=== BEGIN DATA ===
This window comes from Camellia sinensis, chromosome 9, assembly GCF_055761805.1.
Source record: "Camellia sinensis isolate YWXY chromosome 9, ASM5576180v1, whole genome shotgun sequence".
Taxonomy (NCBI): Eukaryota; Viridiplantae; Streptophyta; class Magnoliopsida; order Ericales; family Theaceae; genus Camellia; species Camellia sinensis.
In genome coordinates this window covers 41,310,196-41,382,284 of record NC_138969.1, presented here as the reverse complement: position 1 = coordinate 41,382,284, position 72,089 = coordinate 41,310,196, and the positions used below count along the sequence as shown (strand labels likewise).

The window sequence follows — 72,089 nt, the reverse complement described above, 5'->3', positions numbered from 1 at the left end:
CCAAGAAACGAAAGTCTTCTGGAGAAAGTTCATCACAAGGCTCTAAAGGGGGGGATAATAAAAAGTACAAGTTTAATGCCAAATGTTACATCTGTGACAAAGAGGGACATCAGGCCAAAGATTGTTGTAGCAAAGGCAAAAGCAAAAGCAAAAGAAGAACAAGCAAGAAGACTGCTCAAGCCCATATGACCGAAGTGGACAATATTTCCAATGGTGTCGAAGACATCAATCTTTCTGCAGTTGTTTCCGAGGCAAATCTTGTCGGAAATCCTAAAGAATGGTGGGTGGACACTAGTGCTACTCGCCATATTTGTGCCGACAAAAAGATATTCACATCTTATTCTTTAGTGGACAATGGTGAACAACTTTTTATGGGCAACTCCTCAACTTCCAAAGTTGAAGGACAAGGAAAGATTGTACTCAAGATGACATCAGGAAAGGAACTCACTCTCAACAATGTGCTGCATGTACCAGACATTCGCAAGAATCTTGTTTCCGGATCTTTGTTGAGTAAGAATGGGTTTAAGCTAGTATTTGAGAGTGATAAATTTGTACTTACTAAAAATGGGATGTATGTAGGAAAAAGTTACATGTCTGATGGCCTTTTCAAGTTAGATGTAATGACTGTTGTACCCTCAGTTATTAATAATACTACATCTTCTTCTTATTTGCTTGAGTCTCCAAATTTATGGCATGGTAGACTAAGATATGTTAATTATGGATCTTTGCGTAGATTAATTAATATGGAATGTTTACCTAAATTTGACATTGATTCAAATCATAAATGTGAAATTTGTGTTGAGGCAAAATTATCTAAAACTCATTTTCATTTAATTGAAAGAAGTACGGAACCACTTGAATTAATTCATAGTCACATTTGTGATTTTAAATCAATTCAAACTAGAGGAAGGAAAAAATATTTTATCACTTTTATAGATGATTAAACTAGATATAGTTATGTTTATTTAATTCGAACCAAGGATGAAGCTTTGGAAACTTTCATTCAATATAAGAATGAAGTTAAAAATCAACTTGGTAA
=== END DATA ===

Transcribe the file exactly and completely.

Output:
This window comes from Camellia sinensis, chromosome 9, assembly GCF_055761805.1.
Source record: "Camellia sinensis isolate YWXY chromosome 9, ASM5576180v1, whole genome shotgun sequence".
Taxonomy (NCBI): Eukaryota; Viridiplantae; Streptophyta; class Magnoliopsida; order Ericales; family Theaceae; genus Camellia; species Camellia sinensis.
In genome coordinates this window covers 41,310,196-41,382,284 of record NC_138969.1, presented here as the reverse complement: position 1 = coordinate 41,382,284, position 72,089 = coordinate 41,310,196, and the positions used below count along the sequence as shown (strand labels likewise).

The window sequence follows — 72,089 nt, the reverse complement described above, 5'->3', positions numbered from 1 at the left end:
CCAAGAAACGAAAGTCTTCTGGAGAAAGTTCATCACAAGGCTCTAAAGGGGGGGATAATAAAAAGTACAAGTTTAATGCCAAATGTTACATCTGTGACAAAGAGGGACATCAGGCCAAAGATTGTTGTAGCAAAGGCAAAAGCAAAAGCAAAAGAAGAACAAGCAAGAAGACTGCTCAAGCCCATATGACCGAAGTGGACAATATTTCCAATGGTGTCGAAGACATCAATCTTTCTGCAGTTGTTTCCGAGGCAAATCTTGTCGGAAATCCTAAAGAATGGTGGGTGGACACTAGTGCTACTCGCCATATTTGTGCCGACAAAAAGATATTCACATCTTATTCTTTAGTGGACAATGGTGAACAACTTTTTATGGGCAACTCCTCAACTTCCAAAGTTGAAGGACAAGGAAAGATTGTACTCAAGATGACATCAGGAAAGGAACTCACTCTCAACAATGTGCTGCATGTACCAGACATTCGCAAGAATCTTGTTTCCGGATCTTTGTTGAGTAAGAATGGGTTTAAGCTAGTATTTGAGAGTGATAAATTTGTACTTACTAAAAATGGGATGTATGTAGGAAAAAGTTACATGTCTGATGGCCTTTTCAAGTTAGATGTAATGACTGTTGTACCCTCAGTTATTAATAATACTACATCTTCTTCTTATTTGCTTGAGTCTCCAAATTTATGGCATGGTAGACTAAGATATGTTAATTATGGATCTTTGCGTAGATTAATTAATATGGAATGTTTACCTAAATTTGACATTGATTCAAATCATAAATGTGAAATTTGTGTTGAGGCAAAATTATCTAAAACTCATTTTCATTTAATTGAAAGAAGTACGGAACCACTTGAATTAATTCATAGTCACATTTGTGATTTTAAATCAATTCAAACTAGAGGAAGGAAAAAATATTTTATCACTTTTATAGATGATTAAACTAGATATAGTTATGTTTATTTAATTCGAACCAAGGATGAAGCTTTGGAAACTTTCATTCAATATAAGAATGAAGTTAAAAATCAACTTGGTAA